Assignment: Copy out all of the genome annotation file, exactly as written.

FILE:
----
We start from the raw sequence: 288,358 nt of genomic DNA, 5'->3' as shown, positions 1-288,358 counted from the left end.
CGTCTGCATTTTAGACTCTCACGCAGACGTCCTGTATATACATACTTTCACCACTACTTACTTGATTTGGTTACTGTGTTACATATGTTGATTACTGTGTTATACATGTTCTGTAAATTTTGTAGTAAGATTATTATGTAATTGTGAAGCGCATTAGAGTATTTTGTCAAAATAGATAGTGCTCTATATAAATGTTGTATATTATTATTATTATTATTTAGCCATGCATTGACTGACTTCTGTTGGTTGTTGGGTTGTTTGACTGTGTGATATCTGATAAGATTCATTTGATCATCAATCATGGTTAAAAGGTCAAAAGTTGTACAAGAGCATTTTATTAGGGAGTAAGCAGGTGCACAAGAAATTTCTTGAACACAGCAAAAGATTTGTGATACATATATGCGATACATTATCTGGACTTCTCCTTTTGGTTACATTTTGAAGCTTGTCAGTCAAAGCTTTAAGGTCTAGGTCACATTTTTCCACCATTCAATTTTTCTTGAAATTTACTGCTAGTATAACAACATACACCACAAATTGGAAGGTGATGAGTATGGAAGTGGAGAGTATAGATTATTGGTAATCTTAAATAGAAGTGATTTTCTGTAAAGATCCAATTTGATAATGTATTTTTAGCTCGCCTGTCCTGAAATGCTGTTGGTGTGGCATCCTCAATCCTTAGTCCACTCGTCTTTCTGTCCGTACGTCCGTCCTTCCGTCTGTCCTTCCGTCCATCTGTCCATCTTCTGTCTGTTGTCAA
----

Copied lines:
We start from the raw sequence: 288,358 nt of genomic DNA, 5'->3' as shown, positions 1-288,358 counted from the left end.
CGTCTGCATTTTAGACTCTCACGCAGACGTCCTGTATATACATACTTTCACCACTACTTACTTGATTTGGTTACTGTGTTACATATGTTGATTACTGTGTTATACATGTTCTGTAAATTTTGTAGTAAGATTATTATGTAATTGTGAAGCGCATTAGAGTATTTTGTCAAAATAGATAGTGCTCTATATAAATGTTGTATATTATTATTATTATTATTTAGCCATGCATTGACTGACTTCTGTTGGTTGTTGGGTTGTTTGACTGTGTGATATCTGATAAGATTCATTTGATCATCAATCATGGTTAAAAGGTCAAAAGTTGTACAAGAGCATTTTATTAGGGAGTAAGCAGGTGCACAAGAAATTTCTTGAACACAGCAAAAGATTTGTGATACATATATGCGATACATTATCTGGACTTCTCCTTTTGGTTACATTTTGAAGCTTGTCAGTCAAAGCTTTAAGGTCTAGGTCACATTTTTCCACCATTCAATTTTTCTTGAAATTTACTGCTAGTATAACAACATACACCACAAATTGGAAGGTGATGAGTATGGAAGTGGAGAGTATAGATTATTGGTAATCTTAAATAGAAGTGATTTTCTGTAAAGATCCAATTTGATAATGTATTTTTAGCTCGCCTGTCCTGAAATGCTGTTGGTGTGGCATCCTCAATCCTTAGTCCACTCGTCTTTCTGTCCGTACGTCCGTCCTTCCGTCTGTCCTTCCGTCCATCTGTCCATCTTCTGTCTGTTGTCAA